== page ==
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Theses Doctoral

Understanding Observed and Projected Climate Changes in the Antarctic, and their Global Impacts

England, Mark Ross

The Antarctic climate has undergone complex changes over the last fifty years, driven largely by stratospheric ozone depletion. By the end of this century, under the current trajectory of anthropogenic emissions, the climate of Antarctica is projected to be significantly wetter, warmer and prone to the collapse of ice shelves and loss of sea ice cover. The overarching aim of this thesis is to increase our understanding of recent and projected Antarctic climate change and its drivers. We also investigate the potential global implications of these changes and show that the effects will not be limited to the southern high latitudes.

In the first half, we investigate the drivers of Antarctic climate change over the observational period. Specifically, we study the influence of the stratosphere on the southern high latitude surface climate, through stratosphere-troposphere dynamic coupling as well as stratospheric ozone depletion. We examine the impact of these on the Amundsen Sea Low, a key circulation feature near West Antarctica. We demonstrate using reanalysis that stratospheric heat flux extremes are linked to high latitude tropospheric anomalies in the Amundsen Sea region. During extreme negative (positive) events there is a westward (eastward) shift of the Amundsen Sea Low, a warming (cooling) and increase (decrease) of geopotential height over the Amundsen and Bellingshausen Seas. We find that most CMIP5 models are not able to capture this relationship. Next, we demonstrate that, since 1965, stratospheric ozone depletion has acted to deepen the Amundsen Sea Low in austral summer by 1 hPa per decade. This result was consistent across two different comprehensive climate models, each with very different model physics and climate sensitivity. It must be noted that the ozone depletion signal on the Amundsen Sea Low is small compared to the internal climate variability in this region. Using ensembles of model integrations and analysing them over the full period of ozone depletion (which started a couple of decades before the satellite era) is necessary to detect a robust signal.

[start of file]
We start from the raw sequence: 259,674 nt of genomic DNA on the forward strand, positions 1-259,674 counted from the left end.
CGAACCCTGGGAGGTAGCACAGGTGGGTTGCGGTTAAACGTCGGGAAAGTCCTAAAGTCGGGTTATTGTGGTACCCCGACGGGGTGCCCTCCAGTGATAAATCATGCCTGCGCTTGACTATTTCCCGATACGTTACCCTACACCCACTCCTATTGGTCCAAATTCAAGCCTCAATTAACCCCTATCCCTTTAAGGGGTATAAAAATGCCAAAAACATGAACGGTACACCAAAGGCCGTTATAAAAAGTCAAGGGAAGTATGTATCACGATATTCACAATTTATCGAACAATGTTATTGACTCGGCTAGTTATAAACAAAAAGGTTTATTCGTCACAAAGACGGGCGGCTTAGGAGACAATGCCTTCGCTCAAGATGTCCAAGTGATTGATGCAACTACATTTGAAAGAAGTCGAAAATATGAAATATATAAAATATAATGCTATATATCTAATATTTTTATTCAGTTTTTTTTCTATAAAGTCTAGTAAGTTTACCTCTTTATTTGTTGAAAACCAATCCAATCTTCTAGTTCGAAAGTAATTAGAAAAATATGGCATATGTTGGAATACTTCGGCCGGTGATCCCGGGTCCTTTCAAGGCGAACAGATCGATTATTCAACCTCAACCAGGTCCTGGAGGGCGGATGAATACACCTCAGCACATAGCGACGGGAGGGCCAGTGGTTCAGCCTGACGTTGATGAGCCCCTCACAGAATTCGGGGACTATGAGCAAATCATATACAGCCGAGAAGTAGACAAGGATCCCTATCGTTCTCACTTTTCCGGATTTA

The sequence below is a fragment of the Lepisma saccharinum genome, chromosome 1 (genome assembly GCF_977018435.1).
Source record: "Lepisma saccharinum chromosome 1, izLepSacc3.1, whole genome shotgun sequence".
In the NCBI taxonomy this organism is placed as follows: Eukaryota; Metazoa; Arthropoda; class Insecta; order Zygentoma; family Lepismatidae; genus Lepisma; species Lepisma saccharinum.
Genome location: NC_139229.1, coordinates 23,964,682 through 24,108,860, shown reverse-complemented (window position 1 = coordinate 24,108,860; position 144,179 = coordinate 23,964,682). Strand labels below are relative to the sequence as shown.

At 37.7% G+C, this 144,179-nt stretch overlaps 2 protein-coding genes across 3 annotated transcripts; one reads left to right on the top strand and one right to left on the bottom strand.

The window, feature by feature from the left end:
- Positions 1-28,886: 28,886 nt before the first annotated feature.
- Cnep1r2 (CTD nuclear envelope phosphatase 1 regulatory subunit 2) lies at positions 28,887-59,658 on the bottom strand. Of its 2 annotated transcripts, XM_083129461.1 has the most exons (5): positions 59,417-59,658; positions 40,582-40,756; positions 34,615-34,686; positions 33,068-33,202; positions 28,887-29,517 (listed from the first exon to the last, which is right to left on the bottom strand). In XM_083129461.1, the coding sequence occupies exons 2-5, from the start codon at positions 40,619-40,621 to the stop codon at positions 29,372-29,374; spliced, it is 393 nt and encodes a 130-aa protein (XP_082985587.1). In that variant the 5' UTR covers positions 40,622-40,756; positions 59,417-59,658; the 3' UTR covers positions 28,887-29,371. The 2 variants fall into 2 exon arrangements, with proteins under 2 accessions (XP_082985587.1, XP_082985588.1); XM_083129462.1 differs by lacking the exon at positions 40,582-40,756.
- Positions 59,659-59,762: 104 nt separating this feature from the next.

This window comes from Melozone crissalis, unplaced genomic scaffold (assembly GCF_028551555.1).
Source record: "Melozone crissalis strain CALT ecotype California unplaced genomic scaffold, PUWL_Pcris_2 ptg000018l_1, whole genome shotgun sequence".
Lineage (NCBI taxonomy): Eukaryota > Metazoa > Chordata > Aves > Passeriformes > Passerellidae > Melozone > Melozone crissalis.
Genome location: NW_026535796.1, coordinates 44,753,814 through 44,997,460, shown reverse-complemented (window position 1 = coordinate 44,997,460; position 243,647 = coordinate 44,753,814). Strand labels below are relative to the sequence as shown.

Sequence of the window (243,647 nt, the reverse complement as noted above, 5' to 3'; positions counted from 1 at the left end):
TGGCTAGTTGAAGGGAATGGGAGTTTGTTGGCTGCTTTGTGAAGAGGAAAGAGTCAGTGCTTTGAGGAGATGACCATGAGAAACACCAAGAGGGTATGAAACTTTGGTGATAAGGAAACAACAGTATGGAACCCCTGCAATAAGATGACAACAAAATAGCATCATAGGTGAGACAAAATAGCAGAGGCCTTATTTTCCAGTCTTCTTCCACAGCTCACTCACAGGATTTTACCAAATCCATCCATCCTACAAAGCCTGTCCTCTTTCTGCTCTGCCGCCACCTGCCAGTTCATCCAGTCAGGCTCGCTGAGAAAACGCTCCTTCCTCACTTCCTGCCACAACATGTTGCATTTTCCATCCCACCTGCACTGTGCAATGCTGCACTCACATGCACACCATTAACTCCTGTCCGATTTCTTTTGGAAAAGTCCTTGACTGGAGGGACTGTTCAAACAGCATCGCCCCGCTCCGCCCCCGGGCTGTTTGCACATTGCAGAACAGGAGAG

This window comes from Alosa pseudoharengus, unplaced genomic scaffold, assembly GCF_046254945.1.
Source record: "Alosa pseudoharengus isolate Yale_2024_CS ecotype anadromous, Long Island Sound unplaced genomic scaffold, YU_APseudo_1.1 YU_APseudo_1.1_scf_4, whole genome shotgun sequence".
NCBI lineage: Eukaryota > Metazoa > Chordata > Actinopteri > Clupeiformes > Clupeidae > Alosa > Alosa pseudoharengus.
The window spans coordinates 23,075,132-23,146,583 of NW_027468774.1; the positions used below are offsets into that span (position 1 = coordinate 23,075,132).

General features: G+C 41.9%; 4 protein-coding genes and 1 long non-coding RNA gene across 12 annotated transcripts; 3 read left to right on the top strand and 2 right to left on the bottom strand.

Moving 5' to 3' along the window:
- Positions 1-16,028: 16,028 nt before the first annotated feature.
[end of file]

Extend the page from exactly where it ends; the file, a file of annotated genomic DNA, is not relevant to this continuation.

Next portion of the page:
In the second half, we investigate the effects of future Antarctic climate change, specifically the effects of projected sea ice loss over the coming century. Climate model simulations are used to isolate the effect of end-of-the-century Antarctic sea ice loss which is compared and contrasted with the effects of projected Arctic sea ice loss. We first study the effects of projected Antarctic sea ice loss used atmosphere-only simulations. As for the Arctic, results indicated that Antarctic sea ice loss will act to shift the tropospheric jet equatorward, an internal negative feedback to the poleward shift associated with increased greenhouse gases. Antarctic sea ice loss is shown to have an important effect throughout the year whereas Arctic sea ice loss will have more seasonally varying impacts. Building upon these results we the use the same climate model but in a fully coupled setup to study the effects of projected Antarctic sea ice loss on the climate system. We show that both Arctic and Antarctic sea ice loss will have important global effects, causing a ‘mini global warming’ signal. The tropical response to Antarctic sea ice loss is shown to be remarkably similar to that of Arctic sea ice loss, with enhanced warming in the Eastern Tropical Pacific and increased precipitation throughout much of the equatorial Pacific. These results highlight how intimately coupled the Antarctic climate is to the rest of the climate system.


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More About This Work

Academic Units
Applied Physics and Applied Mathematics
Thesis Advisors
Polvani, Lorenzo M.
Ph.D., Columbia University
Published Here
July 19, 2019